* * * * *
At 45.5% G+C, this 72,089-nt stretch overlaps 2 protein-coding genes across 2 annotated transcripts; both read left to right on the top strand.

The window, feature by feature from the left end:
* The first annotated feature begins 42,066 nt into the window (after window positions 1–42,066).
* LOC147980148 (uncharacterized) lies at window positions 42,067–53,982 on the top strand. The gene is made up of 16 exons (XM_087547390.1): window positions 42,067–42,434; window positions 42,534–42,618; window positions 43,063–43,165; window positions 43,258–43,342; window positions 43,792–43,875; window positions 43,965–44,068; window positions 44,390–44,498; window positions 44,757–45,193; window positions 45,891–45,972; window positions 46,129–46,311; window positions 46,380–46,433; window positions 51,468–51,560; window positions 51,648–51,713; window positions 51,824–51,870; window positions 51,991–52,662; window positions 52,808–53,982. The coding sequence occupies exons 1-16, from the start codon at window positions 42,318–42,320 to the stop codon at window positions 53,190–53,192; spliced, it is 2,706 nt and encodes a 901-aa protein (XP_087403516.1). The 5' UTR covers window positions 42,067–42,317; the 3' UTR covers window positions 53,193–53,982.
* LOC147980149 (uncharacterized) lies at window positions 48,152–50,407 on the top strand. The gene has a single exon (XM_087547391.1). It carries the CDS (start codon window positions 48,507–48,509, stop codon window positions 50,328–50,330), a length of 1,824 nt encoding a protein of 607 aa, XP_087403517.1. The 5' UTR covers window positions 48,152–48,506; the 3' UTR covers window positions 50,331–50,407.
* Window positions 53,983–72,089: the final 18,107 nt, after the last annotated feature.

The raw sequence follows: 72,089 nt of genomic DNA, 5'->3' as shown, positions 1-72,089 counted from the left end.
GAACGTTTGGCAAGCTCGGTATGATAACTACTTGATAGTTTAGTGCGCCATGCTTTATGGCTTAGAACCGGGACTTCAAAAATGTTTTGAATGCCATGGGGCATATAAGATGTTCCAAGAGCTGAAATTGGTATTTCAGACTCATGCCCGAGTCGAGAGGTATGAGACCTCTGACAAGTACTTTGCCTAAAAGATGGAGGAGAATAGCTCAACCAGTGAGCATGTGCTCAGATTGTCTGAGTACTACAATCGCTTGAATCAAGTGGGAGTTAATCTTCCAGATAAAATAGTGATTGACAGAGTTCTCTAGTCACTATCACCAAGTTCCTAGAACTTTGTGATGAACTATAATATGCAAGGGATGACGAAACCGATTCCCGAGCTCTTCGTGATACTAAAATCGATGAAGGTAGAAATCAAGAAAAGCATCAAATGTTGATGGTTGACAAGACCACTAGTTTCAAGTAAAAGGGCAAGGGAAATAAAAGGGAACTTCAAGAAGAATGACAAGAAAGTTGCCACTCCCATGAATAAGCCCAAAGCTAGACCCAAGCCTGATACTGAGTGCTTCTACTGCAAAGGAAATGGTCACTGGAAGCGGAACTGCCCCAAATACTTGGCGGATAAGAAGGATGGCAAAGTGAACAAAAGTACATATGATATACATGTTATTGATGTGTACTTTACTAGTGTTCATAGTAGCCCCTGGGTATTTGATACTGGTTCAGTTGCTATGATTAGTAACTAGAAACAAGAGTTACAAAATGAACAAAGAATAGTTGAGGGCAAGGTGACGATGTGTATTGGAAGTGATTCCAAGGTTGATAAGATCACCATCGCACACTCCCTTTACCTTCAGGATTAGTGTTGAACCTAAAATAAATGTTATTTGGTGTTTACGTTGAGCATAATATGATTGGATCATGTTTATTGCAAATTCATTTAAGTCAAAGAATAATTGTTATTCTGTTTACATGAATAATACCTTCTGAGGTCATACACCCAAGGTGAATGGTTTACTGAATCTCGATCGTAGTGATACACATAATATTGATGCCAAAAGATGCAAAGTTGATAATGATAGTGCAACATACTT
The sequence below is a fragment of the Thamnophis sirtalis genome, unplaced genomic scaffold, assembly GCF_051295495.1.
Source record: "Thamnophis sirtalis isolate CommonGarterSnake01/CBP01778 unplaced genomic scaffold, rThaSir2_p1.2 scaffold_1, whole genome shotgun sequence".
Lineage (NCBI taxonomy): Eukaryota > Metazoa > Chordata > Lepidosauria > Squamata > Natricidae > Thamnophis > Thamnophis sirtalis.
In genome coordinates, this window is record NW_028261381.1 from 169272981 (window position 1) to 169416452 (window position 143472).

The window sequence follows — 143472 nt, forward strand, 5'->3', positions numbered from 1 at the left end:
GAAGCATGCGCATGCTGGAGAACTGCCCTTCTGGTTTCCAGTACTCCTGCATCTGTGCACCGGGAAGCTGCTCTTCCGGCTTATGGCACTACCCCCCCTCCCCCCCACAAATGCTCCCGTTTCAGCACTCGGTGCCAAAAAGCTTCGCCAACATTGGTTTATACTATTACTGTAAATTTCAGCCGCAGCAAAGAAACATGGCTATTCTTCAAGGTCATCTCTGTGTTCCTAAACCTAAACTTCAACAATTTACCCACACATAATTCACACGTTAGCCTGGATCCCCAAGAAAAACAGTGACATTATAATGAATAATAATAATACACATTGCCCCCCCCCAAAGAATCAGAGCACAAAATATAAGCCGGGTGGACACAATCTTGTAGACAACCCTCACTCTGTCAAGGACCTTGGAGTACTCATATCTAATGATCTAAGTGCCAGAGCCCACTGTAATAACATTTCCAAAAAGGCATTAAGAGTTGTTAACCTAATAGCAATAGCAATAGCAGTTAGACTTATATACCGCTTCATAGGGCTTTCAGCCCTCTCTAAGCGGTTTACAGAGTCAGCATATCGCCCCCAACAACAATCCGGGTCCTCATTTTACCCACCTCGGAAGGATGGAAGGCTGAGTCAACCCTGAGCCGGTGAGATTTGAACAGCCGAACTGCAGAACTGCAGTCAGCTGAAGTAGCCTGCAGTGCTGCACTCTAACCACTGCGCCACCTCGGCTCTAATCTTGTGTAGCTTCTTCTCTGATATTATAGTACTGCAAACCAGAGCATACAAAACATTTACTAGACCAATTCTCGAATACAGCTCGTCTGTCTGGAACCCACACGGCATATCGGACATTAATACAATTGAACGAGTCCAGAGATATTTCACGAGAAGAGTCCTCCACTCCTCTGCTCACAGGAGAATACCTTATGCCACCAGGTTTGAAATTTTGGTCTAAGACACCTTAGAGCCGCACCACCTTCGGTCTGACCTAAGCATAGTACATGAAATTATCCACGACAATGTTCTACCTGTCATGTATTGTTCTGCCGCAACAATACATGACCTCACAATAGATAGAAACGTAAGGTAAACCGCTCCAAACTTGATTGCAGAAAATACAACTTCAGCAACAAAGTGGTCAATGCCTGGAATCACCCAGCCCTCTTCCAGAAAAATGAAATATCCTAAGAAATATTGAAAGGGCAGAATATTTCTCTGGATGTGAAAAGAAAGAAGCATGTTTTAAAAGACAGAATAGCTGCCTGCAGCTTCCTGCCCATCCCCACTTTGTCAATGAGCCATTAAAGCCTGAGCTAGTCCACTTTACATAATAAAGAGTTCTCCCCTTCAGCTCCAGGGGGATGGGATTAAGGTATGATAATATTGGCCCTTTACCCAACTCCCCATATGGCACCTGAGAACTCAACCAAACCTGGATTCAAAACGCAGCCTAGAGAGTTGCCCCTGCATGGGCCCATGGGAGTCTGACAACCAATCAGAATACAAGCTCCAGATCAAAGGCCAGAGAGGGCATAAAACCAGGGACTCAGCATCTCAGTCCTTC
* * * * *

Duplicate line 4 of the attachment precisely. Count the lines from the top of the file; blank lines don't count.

* LOC147980148 (uncharacterized) lies at window positions 42,067–53,982 on the top strand. The gene is made up of 16 exons (XM_087547390.1): window positions 42,067–42,434; window positions 42,534–42,618; window positions 43,063–43,165; window positions 43,258–43,342; window positions 43,792–43,875; window positions 43,965–44,068; window positions 44,390–44,498; window positions 44,757–45,193; window positions 45,891–45,972; window positions 46,129–46,311; window positions 46,380–46,433; window positions 51,468–51,560; window positions 51,648–51,713; window positions 51,824–51,870; window positions 51,991–52,662; window positions 52,808–53,982. The coding sequence occupies exons 1-16, from the start codon at window positions 42,318–42,320 to the stop codon at window positions 53,190–53,192; spliced, it is 2,706 nt and encodes a 901-aa protein (XP_087403516.1). The 5' UTR covers window positions 42,067–42,317; the 3' UTR covers window positions 53,193–53,982.